Last night at AIPAC Israeli Prime Minister Bibi Netanyahu delighted and engaged the crowd, while Majority Leader Sen. Harry Reid (D-Nev.) raised some eyebrows. Reid made it perfectly clear, as House Majority Leader Rep. Steny Hoyer (D-Md.) did on Sunday, that he wanted nothing to do with President Obama’s formulation of U.S. policy toward Israel.
Reid, looking more rickety than usual, isn’t a fabulous public speaker. But what he said pleased the crowd immensely. He was emphatic that any peace deal will be decided “by the parties at the center of the conflict and nowhere else.” If that weren’t direct enough, he continued, “No one should set premature parameters about borders, about building or anything else.” Roaring ovation. And he assured the crowd, “The United States will not give money to terrorists bent on the destruction of the state of Israel.” Imagine if Obama had said all that — but then he’d have to believe all that and that the peace process is best served when America’s support for Israel is undiluted.
Netanyahu is quite a presence in a room. And the room last night was brimming with affection and enthusiasm. Let there be no doubt: If Obama’s reception was polite, Bibi’s was effusive. Three times protesters interrupted and three times the crowd rose to its feet to give Bibi an ovation (once with synchronized clapping). The message: We have your back. And Bibi showed he hasn’t lost his wit. After one outburst, he smiled and remarked, “Do you think they have these protests in Gaza?”
Bibi let it be known that the main event would be today, before a joint session of Congress:
My friends, the American people’s support for Israel is reflected in my invitation to address a joint meeting of Congress tomorrow. I will talk about the great convulsion taking place in the Middle East — I will talk about the dangers of a nuclear-armed Iran.
I will also outline a vision for a secure Israeli-Palestinian peace. I will speak the unvarnished truth. Now, more than ever, what we need is clarity. Events in our region are finally opening people’s eyes to a simple truth. The problems of the region are not rooted in Israel. The remarkable scenes we are witnessing in town squares across the Middle East and North Africa are occurring for a simple reason. People want freedom.
In other words, he is going to demonstrate that the problem is not and never has been Israel. The reason there is no peace, Bibi explained, is simple: “This conflict has raged for nearly a century because the Palestinians refuse to end it. They refuse to accept the Jewish state. This is what this conflict has always been about. There are many issues that must be resolved between Israelis and Palestinians. We can and must resolve them. But I repeat: We can only make peace with the Palestinians if they are prepared to make peace with the Jewish state.”
Bibi also hit the “must-have” issues for Israel. “Israel is the cradle of our common civilization, crucible of our moral ideals. . . . This is why Israel’s more than 1 million Muslim citizens enjoy full democratic rights. This is why the only place in the Middle East where Christians are completely free to practice their faith is in the democratic state of Israel. And this is why only Israel can be trusted to ensure freedom for all faiths in our eternal capital, the united city of Jerusalem.”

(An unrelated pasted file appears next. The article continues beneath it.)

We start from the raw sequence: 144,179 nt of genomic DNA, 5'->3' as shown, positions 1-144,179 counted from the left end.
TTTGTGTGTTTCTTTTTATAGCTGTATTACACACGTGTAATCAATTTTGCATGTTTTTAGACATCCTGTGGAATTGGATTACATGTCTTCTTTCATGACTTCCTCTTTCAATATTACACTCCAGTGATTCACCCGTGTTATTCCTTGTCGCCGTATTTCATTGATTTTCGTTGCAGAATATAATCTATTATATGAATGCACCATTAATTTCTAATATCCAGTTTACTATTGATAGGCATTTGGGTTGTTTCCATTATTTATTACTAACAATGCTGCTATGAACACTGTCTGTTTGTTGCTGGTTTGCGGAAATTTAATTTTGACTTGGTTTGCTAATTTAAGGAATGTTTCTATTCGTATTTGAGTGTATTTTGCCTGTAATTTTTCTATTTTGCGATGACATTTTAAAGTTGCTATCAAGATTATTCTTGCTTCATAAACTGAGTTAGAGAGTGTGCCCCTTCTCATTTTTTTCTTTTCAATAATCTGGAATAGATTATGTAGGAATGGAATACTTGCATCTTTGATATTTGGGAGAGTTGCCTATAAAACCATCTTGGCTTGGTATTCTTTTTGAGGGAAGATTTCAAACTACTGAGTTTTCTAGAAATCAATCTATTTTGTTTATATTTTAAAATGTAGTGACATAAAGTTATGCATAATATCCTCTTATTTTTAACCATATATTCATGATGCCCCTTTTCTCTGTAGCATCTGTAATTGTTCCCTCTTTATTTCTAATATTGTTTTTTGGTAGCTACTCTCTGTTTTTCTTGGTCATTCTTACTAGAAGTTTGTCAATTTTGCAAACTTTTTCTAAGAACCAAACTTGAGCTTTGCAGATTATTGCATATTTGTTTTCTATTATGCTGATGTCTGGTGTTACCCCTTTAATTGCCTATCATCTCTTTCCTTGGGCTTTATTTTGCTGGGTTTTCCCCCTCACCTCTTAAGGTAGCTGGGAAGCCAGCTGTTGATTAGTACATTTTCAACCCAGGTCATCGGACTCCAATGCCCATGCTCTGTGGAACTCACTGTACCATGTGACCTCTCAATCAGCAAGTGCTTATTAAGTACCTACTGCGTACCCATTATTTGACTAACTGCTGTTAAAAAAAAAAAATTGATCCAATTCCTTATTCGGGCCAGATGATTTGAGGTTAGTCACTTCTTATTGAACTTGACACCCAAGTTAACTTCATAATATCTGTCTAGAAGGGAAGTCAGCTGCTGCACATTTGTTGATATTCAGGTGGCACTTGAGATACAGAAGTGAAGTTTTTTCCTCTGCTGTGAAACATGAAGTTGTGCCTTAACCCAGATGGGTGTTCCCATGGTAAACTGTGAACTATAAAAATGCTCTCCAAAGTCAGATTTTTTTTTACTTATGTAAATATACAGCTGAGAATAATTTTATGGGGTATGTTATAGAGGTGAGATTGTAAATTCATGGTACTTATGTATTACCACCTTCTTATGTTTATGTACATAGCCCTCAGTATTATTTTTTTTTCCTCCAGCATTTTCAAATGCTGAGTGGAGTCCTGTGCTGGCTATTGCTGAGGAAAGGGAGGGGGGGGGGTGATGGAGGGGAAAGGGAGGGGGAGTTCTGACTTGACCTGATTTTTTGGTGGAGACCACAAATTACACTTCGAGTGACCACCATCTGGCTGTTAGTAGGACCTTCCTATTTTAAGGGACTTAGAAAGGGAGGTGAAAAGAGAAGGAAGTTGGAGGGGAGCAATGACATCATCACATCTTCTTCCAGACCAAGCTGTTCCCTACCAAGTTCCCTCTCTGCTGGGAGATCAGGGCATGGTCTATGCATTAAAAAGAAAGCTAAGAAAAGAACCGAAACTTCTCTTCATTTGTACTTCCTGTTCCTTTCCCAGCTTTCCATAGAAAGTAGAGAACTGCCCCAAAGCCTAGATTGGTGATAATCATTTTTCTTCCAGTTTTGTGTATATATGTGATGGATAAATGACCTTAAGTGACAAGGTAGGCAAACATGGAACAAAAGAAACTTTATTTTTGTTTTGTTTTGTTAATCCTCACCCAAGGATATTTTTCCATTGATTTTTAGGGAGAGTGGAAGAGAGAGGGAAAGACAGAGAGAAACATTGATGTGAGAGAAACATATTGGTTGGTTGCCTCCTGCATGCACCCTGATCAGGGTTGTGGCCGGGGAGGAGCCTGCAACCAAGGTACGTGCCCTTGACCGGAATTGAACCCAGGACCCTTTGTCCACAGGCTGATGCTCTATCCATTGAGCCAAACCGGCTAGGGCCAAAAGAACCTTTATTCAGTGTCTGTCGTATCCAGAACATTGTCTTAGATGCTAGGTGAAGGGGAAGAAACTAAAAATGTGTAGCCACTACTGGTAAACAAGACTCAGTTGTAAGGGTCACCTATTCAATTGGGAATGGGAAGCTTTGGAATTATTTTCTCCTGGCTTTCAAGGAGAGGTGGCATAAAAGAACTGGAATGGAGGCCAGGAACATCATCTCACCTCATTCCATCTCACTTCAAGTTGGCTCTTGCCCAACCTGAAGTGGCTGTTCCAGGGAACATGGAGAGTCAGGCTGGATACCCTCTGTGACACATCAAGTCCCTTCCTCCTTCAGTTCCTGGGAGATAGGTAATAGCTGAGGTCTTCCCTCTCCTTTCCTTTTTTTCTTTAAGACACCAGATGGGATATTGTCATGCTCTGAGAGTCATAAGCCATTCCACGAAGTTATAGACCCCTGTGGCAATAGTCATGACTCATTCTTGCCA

In addition to Jerusalem, he made certain all understood, in case anyone missed it over the last few days, that no deal can leave Israel with “indefensible” borders. “Israel cannot return to the 1967 lines,” Bibi said as the crowd gave him a huge ovation.
Throughout the speech Bibi spoke about the fundamental connection between the two countries — a common love of liberty. There was some classic Bibi’s aphorisms, such as: “Israel is not what’s wrong about the Middle East. Israel is what’s right about the Middle East.” And “It is time to stop blaming Israel for all the region’s problems.”
But more than the words spoken was the unmistakable affection between Bibi and the crowd. He began with condolences and expressions of support for the victims of the floods and tornadoes that have struck the Midwest. The crowd repeatedly jumped to its feet when he described the more than 60 years of cooperation between the two countries. This is how the U.S.-Israeli relationship is supposed to work. It’s based on common values, affection, history and trust. It is good for both sides to understand that the relationship supersedes any single president, no matter how cloddish his policy or unsympathetic he might be to the Jewish state. That mutual admiration society includes members of both American political parties.
The odd man out is Obama. But even he too had to backtrack on Sunday (albeit dishonestly) to claim he didn’t really mean to insist on the 1967 borders with land swaps; he meant the parties would decide these things, he assured the assembled.
But in a real sense Obama is not only out of step but out of ammunition. There IS no peace process until the Palestinian unity government falls apart. So with whom is he going to insist Israel negotiate? And let’s not forget Obama left no doubt that he’s opposed to unilateral recognition of the Palestinian state. Before Congress today Bibi is going to bat the ball back (set out the essential terms for peace) in the court jointly occupied by Obama and the Palestinians. After Bibi’s speech the question will be: So what are Obama and his Palestinian clients going to do now?